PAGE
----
- “To date, Daimler has made more progress with fuel cell technology than any another automaker and we plan to expand our lead in this area.”
- Dieter Zetsche, CEO of Daimler.
Automobiles powered by AFCC fuel cell technology were first introduced in 1994 with the introduction of Daimler’s NECAR (New Electric Car). With room only for a driver, the fuel-cell system and the accompanying hydrogen tanks, the vehicle was impractical. Two years later, Daimler rolled out the NECar 2 where the fuel cells were smaller and more powerful allowing the van to seat six people.
Since the 1990’s, Daimler and Ford have placed over 280 vehicles worldwide powered by AFCC technology, accumulating over 8.5 million kilometres. With each generation of technology, AFCC has reduced costs, improved efficiency, durability, performance, and enabled the vehicles to operate in sub-zero temperatures.
These vehicles have demonstrated how transparent the performance of a fuel cell vehicle is in comparison to gasoline internal combustion engine cars.
- Ford’s global fleet of 30 Focus hydrogen fuel cell cars has accumulated more than 1.2 million miles in real world testing.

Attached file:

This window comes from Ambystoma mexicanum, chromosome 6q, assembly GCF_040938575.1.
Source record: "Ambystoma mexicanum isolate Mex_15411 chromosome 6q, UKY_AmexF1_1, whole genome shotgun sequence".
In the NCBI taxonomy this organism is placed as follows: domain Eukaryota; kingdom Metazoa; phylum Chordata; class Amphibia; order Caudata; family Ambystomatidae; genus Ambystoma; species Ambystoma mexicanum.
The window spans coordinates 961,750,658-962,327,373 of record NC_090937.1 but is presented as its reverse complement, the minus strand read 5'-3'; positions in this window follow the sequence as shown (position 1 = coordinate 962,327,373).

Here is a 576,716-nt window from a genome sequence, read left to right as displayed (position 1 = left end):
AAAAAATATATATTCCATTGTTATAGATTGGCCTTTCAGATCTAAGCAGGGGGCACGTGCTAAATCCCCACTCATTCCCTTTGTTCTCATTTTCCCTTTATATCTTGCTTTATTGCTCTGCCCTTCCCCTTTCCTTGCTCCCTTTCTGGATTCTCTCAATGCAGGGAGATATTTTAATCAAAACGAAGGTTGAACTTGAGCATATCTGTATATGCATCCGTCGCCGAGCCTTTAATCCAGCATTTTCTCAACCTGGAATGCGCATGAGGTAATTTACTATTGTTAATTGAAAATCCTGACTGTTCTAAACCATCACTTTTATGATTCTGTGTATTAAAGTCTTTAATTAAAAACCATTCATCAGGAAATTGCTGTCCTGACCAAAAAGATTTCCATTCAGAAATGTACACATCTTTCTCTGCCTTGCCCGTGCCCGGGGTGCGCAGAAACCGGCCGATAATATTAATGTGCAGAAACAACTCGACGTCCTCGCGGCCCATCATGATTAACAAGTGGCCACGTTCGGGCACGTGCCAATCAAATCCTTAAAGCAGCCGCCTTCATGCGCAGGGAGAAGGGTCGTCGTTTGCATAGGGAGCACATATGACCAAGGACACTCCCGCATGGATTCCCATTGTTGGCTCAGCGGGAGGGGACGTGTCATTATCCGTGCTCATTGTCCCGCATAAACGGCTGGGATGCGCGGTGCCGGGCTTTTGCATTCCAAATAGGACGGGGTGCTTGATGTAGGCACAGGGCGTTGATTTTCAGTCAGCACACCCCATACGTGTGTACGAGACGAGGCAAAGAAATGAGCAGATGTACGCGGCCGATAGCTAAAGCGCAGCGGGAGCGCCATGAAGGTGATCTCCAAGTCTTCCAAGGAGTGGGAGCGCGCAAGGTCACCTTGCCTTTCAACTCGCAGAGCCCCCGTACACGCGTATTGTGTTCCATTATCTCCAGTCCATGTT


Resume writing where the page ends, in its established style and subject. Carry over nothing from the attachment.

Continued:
- Daimler’s fleet of 60 A-Class hydrogen fuel cell cars has operated on three continents and accumulated more than 2 million miles.
To date, AFCC has made great strides in reducing fuel cell cost by more than one-half, doubling the lifetime of the fuel cell, and decreasing the size of the fuel cell so it can now be easily positioned under the hood or in the floorboard of the vehicle.
With early commercialization of fuel cell vehicles projected in the 2015 timeframe, AFCC’s focus is on reducing costs, improving durability and preparing for the economies of scale found in mass production. AFCC has a clear path of achieving cost parity with incumbent technology through:
- Design improvements including elimination of redundant components and co- development of common components such as compressors, valves and humidifiers without impacting vehicle brand or driving performance;
- Improved fuel cell component technologies in the catalyst, membrane, and bipolar plate areas
- Production technologies
- Mass manufacture.
With the world’s largest automakers clearly seeing fuel cell vehicles as an integral part of their technology response to global warming and energy securing, there is a need to concurrently expand the hydrogen infrastructure. Vehicles and stations must be placed together in a manner that makes efficient use of government and industry resources.